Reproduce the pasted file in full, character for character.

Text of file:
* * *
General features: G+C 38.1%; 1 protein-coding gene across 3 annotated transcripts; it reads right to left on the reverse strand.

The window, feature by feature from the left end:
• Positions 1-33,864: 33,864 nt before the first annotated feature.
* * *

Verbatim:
General features: G+C 38.1%; 1 protein-coding gene across 3 annotated transcripts; it reads right to left on the reverse strand.

The window, feature by feature from the left end:
• Positions 1-33,864: 33,864 nt before the first annotated feature.